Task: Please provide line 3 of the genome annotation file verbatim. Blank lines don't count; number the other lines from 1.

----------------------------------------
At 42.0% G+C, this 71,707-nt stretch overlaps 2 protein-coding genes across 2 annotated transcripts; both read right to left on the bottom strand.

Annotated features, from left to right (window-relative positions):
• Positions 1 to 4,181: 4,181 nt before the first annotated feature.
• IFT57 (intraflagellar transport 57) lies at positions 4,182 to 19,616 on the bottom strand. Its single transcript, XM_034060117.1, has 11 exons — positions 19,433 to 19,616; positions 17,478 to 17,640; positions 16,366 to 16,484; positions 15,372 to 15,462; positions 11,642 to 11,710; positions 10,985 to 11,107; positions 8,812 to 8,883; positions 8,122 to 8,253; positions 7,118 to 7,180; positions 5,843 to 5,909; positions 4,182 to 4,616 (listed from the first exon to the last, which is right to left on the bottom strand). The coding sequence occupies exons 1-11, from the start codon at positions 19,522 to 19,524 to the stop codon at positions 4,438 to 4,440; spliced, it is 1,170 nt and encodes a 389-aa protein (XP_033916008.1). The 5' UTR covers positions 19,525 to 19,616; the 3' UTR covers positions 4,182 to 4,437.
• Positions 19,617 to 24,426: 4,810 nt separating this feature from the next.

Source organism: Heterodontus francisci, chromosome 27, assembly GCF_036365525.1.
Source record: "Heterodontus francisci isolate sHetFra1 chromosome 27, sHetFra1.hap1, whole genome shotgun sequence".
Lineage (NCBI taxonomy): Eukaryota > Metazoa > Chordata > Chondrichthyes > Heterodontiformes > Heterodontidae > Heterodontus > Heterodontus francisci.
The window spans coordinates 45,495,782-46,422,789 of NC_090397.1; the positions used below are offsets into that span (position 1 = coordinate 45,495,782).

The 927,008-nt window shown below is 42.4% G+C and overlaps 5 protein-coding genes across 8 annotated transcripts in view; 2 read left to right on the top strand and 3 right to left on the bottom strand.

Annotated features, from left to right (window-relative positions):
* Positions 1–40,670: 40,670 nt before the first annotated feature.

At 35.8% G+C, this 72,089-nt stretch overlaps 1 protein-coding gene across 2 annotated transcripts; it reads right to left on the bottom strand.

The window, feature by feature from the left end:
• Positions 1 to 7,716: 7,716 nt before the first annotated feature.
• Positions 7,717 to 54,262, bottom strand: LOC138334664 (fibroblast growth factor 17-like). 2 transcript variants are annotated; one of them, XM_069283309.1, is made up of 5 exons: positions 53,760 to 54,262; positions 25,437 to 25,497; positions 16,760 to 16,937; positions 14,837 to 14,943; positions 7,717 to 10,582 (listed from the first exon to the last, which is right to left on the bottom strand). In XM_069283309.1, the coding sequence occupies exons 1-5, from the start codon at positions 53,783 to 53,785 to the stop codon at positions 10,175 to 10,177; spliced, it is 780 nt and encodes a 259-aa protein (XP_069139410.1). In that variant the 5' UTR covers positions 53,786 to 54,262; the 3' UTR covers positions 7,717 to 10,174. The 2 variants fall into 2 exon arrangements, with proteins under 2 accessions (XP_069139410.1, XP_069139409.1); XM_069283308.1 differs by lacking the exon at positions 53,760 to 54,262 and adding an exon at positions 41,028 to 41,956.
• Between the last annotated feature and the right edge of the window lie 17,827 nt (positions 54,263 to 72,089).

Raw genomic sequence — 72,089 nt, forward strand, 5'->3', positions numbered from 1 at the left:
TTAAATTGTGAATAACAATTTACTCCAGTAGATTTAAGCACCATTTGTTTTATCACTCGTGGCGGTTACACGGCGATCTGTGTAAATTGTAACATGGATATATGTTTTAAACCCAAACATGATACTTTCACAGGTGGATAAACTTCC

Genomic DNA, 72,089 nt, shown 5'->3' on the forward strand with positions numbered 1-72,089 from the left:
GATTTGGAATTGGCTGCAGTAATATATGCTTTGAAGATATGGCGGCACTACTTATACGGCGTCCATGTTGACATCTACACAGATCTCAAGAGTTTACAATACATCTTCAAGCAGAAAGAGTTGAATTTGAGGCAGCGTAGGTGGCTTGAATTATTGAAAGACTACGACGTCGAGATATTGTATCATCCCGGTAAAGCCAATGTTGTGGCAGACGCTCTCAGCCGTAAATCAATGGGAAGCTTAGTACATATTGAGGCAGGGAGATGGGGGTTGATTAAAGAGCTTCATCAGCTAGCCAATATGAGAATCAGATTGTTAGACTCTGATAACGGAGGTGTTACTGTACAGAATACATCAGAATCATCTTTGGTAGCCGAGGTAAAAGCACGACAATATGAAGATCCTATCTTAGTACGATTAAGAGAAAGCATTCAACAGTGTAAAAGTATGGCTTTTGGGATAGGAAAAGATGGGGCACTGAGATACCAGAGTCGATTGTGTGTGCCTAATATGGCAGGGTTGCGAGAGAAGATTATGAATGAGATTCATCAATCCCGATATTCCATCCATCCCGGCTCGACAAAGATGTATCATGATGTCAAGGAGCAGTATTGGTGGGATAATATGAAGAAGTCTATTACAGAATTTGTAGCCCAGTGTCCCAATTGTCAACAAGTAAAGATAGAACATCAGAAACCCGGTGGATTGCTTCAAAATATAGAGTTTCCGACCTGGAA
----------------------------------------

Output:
• Positions 1 to 4,181: 4,181 nt before the first annotated feature.